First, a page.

Jan. 7, 2010 -- African-Americans are more likely than whites to die of
heart attacks, strokes, and other cardiovascular causes. Now intriguing new
research suggests that low vitamin D levels may help explain this
Darker-skinned people produce less vitamin D from the sun than those with
lighter skin, and studies show that blacks are far more likely to have lower
levels of the vitamin than whites.
Several recent studies also suggest that low levels of vitamin D are
associated with an increased risk for heart attack and stroke.
In an effort to examine the role of vitamin D in the racial disparity in
cardiovascular death, researchers analyzed data from a national health and
nutrition survey that included more than 15,000 people.
Vitamin D levels were measured at the time the survey was conducted, and the
participants were followed for up to 12 years.
Compared to everyone else in the study, the quarter with the lowest vitamin
D levels had a 40% higher risk of dying from heart attacks, strokes, and other
Blacks were 38% more likely to die of cardiovascular causes than
non-Hispanic whites, and the researchers concluded that most of this excess was
related to their lower vitamin D levels.
The findings suggest, but do not prove, that low vitamin D raises
cardiovascular risk, says study researcher Kevin Fiscella, MD, MPH, of the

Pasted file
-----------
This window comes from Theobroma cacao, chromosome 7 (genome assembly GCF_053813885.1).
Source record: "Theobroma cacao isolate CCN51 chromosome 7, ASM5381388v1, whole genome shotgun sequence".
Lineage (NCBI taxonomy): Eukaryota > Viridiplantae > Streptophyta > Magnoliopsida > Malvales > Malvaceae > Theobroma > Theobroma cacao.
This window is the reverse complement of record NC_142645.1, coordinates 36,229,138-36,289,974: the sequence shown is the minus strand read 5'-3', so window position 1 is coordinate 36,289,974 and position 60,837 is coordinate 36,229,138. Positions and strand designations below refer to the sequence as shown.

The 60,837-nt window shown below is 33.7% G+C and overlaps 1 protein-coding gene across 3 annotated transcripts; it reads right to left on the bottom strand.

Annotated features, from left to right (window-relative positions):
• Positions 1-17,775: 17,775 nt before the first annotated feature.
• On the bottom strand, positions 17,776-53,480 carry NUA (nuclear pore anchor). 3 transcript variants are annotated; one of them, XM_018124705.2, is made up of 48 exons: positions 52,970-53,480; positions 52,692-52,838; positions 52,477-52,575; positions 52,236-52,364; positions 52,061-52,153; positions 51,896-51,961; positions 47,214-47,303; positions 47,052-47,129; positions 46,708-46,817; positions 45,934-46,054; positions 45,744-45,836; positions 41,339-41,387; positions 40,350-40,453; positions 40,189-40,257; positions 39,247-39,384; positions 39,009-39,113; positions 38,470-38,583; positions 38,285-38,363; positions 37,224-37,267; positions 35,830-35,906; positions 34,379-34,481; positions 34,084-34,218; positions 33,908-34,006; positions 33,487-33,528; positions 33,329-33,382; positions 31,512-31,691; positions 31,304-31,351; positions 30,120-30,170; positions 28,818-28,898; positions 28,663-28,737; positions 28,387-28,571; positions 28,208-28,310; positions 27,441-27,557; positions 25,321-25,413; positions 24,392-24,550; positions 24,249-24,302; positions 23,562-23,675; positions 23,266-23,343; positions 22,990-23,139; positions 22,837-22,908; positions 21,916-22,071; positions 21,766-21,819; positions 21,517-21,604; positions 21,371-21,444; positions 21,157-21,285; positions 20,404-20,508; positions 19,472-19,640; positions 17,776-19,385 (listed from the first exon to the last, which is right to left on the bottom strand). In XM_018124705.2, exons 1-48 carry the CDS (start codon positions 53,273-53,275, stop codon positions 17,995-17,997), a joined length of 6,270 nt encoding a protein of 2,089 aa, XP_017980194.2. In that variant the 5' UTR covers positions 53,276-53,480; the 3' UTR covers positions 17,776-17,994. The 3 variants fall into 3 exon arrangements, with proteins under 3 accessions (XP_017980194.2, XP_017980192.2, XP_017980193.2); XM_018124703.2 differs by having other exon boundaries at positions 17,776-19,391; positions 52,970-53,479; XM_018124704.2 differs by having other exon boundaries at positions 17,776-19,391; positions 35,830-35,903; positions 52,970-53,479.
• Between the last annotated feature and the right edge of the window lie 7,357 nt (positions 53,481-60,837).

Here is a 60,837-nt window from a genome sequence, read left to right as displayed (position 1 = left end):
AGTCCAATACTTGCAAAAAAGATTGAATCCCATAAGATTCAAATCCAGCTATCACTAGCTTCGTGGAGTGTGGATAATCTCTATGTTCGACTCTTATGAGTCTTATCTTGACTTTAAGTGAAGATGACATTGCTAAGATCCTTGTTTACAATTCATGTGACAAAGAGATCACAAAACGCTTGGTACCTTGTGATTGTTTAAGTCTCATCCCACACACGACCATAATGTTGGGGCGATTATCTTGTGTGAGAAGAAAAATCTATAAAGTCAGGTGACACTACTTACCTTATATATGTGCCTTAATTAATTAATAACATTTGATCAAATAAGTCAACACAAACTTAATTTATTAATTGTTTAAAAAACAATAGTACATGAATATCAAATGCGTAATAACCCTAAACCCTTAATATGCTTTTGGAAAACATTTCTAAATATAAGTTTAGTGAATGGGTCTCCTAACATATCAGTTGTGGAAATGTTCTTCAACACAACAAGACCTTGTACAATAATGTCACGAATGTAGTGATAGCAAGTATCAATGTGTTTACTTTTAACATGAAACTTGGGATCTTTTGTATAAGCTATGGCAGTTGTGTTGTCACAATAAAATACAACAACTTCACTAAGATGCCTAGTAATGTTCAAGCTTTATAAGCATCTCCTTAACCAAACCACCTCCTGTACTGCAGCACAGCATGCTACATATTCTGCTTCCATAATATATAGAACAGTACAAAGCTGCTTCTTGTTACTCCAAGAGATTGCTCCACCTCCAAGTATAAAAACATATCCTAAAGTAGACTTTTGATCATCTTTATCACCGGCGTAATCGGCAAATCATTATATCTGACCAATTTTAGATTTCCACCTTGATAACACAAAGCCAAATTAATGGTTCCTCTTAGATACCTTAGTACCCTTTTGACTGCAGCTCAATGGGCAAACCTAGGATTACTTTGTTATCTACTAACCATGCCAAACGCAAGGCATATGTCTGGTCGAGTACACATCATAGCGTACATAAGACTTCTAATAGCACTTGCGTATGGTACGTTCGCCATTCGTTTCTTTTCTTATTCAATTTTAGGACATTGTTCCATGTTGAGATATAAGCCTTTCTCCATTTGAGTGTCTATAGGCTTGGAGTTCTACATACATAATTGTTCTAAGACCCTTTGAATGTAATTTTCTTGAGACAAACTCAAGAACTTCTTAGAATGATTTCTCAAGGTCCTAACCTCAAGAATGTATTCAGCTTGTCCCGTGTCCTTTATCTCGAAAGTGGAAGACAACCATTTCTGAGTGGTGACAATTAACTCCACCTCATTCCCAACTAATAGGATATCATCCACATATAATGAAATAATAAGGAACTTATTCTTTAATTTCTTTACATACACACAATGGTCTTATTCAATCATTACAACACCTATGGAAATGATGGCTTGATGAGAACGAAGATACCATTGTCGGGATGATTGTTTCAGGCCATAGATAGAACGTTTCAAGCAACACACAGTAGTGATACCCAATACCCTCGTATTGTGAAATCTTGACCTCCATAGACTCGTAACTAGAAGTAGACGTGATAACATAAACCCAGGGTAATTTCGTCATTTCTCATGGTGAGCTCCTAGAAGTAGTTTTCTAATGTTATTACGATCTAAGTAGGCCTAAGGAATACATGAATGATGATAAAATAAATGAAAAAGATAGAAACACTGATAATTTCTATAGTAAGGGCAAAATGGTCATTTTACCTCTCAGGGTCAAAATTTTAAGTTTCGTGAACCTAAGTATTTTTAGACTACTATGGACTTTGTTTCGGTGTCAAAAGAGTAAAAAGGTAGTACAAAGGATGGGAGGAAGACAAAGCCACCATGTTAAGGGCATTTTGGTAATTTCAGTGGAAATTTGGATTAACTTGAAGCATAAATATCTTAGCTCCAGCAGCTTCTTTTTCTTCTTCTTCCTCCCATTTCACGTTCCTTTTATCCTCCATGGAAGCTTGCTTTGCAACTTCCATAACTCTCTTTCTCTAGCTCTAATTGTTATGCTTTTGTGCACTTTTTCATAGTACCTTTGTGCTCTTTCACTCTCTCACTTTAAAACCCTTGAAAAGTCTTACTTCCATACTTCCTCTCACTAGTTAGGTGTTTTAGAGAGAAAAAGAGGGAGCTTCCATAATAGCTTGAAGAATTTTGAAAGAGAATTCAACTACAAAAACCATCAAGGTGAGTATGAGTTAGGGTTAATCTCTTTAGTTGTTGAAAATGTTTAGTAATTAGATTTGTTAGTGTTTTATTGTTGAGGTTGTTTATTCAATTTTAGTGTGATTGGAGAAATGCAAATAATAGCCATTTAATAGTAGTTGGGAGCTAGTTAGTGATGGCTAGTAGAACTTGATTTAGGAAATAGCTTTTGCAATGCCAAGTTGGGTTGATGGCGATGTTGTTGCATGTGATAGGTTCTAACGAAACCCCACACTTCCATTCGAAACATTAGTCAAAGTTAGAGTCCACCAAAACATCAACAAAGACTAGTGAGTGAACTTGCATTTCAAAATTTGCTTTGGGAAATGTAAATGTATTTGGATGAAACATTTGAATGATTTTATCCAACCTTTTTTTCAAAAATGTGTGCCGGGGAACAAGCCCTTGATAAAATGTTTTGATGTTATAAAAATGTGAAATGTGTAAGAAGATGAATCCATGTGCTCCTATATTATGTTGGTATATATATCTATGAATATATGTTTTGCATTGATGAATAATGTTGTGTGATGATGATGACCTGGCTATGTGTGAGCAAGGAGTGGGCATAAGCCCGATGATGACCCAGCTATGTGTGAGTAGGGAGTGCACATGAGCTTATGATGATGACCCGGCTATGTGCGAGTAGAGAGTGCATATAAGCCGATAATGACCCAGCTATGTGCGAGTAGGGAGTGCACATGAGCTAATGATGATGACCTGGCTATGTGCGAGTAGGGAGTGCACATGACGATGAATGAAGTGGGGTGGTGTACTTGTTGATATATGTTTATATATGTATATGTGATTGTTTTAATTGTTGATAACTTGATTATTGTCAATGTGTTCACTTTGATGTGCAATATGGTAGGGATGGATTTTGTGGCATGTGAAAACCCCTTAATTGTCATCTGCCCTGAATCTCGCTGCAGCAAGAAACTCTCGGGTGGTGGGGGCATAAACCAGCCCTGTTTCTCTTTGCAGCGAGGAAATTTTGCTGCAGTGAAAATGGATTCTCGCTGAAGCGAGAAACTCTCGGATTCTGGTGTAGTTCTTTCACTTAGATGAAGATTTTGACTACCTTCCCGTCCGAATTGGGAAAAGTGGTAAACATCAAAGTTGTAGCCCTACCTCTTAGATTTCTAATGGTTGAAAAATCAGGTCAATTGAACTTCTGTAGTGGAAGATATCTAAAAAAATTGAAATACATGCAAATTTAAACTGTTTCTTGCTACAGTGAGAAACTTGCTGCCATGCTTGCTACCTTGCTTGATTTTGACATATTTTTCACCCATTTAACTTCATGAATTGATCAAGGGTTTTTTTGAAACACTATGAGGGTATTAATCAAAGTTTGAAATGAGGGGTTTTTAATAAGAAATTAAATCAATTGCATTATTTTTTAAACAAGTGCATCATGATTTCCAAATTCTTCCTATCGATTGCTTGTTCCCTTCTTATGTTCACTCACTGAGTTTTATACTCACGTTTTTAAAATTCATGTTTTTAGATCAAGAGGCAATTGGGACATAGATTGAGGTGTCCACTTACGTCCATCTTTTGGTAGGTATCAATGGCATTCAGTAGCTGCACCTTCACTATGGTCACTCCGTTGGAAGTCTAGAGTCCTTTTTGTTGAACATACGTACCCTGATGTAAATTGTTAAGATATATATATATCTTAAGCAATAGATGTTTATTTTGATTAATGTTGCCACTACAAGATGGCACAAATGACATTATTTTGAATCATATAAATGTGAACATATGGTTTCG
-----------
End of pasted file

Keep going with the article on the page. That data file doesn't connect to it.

University of Rochester School of Medicine and Dentistry.
Fiscella and co-researcher Peter Franks, MD, of the University of California
at Davis, published their study in the January/February issue of the Annals
of Family Medicine.
"The message is that vitamin D deficiency might be a major contributor to
cardiovascular deaths," he tells WebMD. "We really need clinical trials to
understand this association."
Fiscella points out that vitamin C, vitamin E, and beta-carotene were all
thought to lower heart attack and stroke risk just a few years ago. But the
early excitement was not borne out in clinical trials.
"We have had a lot of false hopes with various nutrients and vitamins," he
Vitamin D deficiency has traditionally been associated with bone and muscle
weakness, but recent studies also suggest that it may contribute to a host of
other conditions including diabetes, autoimmune diseases, and even certain